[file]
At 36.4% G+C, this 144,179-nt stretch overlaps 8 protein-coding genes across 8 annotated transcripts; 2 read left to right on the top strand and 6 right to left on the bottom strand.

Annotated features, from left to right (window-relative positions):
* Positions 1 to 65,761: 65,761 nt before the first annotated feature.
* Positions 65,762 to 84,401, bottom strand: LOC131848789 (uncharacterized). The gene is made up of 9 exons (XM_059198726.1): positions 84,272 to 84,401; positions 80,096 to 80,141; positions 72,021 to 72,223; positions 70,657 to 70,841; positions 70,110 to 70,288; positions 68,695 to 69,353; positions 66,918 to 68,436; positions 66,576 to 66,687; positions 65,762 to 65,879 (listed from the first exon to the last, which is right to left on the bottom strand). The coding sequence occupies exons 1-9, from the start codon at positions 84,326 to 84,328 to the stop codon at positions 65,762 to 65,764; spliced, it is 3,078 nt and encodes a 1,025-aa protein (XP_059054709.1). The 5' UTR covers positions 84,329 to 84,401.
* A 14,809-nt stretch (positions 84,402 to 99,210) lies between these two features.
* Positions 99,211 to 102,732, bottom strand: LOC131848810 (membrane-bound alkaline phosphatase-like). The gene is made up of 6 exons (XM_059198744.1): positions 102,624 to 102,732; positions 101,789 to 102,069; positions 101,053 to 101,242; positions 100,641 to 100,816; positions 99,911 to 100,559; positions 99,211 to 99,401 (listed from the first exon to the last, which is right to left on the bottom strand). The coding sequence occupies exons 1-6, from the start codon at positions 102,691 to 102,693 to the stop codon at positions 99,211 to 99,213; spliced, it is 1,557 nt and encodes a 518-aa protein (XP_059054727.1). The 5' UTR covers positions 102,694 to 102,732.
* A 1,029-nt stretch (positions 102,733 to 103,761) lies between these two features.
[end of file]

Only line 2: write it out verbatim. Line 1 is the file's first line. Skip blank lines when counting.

Annotated features, from left to right (window-relative positions):